-- Argument and counterargument. This would be a really simple assignment that probably wouldn't make use of very much tech. It would require students to condense their argument into 1-2 sentences; then, each of their peers (possibly those in their review group?) would have to suggest one assumption or counterargument; finally, the original student would have to respond to each of the counterarguments. At least one of those responses would be required to be present in the final paper. 

(Heh, it figures that this last part is the hardest, since it's only the thing I'm actually being required to do here...)

heart_in_the_margins: (Regency reader)
I'm interested in Jane Austen's strange status with regards to literary period. Her life (1775-1818) straddles the eighteenth and nineteenth centuries, and although all of her published novels were released between 1811-1819, I'm always tempted to see her as the pinnacle of the eighteenth-century novelist, rather than the progenitor of the nineteenth-century novelist (though of course she can be both!). Yet the period that, like Austen, straddles these centuries and seems nicely to encompass her dates of birth and death -- namely, English Romanticism -- is one in which she isn't necessarily "at home." In this semester's course on romanticism and method, I'm hoping to write a seminar paper that will examine Austen's relationship to romanticism via a reading of Persuasion, which in many ways is her most obviously "romantic" novel.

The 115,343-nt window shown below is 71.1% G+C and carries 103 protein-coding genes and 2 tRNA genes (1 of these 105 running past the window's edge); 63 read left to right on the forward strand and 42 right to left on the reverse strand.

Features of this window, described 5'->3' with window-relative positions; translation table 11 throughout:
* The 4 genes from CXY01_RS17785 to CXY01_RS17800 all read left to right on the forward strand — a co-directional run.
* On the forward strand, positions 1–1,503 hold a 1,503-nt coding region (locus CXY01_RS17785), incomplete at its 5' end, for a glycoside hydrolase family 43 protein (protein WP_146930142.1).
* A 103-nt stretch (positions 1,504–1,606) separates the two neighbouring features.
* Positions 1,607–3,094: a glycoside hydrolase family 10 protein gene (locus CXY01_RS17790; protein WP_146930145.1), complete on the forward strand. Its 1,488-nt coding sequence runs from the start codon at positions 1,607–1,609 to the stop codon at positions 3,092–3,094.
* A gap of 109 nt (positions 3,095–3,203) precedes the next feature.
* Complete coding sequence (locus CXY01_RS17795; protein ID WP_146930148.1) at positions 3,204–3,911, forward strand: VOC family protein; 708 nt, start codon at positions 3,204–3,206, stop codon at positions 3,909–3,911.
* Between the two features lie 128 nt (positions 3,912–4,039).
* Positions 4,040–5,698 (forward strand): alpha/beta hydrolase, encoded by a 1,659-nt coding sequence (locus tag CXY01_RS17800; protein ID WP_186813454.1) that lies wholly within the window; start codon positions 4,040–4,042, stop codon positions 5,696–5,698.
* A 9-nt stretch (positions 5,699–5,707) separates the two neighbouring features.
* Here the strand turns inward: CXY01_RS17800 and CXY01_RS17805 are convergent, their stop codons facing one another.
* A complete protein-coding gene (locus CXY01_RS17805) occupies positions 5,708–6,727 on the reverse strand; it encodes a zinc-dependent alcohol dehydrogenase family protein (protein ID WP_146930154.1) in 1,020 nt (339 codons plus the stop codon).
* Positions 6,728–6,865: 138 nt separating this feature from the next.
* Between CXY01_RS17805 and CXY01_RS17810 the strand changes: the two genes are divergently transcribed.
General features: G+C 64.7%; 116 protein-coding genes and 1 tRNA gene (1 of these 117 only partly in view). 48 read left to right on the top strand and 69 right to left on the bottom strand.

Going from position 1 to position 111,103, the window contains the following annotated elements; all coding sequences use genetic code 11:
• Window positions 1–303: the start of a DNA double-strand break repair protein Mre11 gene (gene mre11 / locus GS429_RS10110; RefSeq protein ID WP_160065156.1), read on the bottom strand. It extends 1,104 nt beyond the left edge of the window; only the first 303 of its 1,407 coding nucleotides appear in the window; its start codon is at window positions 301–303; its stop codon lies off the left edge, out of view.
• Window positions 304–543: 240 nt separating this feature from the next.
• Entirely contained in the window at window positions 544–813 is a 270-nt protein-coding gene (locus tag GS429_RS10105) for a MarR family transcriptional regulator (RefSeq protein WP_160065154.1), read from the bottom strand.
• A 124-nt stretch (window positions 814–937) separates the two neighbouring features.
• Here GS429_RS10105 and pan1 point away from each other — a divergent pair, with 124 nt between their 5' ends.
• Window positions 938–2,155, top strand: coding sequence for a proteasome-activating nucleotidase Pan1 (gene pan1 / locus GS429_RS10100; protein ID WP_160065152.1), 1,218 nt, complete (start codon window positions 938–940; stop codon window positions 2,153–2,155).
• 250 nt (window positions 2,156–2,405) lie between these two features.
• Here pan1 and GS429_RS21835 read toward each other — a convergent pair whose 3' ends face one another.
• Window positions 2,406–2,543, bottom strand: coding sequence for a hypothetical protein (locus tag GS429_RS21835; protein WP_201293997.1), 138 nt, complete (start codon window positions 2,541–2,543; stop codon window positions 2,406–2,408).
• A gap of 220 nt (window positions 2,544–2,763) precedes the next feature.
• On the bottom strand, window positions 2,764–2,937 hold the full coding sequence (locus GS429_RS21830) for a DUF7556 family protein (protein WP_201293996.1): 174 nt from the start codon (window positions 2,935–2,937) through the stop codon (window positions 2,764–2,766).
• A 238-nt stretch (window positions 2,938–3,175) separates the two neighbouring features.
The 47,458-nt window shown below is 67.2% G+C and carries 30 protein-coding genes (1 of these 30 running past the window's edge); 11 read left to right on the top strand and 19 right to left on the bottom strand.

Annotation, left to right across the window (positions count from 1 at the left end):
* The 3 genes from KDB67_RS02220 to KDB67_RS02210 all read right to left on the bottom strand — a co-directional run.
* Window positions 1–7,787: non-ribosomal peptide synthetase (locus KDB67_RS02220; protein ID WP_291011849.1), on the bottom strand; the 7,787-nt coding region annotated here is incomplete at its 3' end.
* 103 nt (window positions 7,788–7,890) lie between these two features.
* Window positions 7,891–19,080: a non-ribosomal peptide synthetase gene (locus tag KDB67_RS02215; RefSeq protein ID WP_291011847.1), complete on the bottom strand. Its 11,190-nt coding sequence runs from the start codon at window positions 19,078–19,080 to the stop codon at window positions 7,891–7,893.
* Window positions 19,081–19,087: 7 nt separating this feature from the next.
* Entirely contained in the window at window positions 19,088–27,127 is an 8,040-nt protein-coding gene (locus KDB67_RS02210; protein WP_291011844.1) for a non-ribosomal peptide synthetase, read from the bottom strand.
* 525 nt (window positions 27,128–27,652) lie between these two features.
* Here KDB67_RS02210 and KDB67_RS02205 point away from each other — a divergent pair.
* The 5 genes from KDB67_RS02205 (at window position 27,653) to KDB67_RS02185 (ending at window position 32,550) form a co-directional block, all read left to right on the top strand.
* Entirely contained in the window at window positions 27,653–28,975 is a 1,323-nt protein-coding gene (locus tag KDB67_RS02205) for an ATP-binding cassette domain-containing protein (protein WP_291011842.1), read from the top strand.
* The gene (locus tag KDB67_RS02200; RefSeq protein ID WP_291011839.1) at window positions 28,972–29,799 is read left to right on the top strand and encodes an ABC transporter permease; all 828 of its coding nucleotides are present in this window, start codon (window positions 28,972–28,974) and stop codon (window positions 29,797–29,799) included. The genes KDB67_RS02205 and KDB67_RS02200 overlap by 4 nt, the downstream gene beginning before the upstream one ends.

One thing I think this reading would have to implicitly do is contrast the position of Austen as "romantic novelist" with that of Sir Walter Scott, who is far more often treated under this rubric, but this seems like a difficult task considering I still haven't read any Scott yet. (Oh, the joys of orals list writing...) And I'm actually more interested in thinking about the way Austen contrasts the mode of authorship she employs as a (female) novelist with the modes of authorship employed by famous (male) poets -- especially Wordsworth and Byron, with whom she's obviously in some kind of oblique conversation during Persuasion (both are discussed and/or quoted by Anne in the novel). Scott actually becomes interesting again in this context because Austen's references to Scott in Persuasion are to his poetry, not to his prose! There isn't ever a suggestion that Austen disliked Scott or thought of him as a competitor -- in fact I seem to remember her rather enjoying his novels? will need to check her letters -- but the fact that he's represented he by his poetry and not by his prose suggests that Austen is interested in differentiating authorship across genres.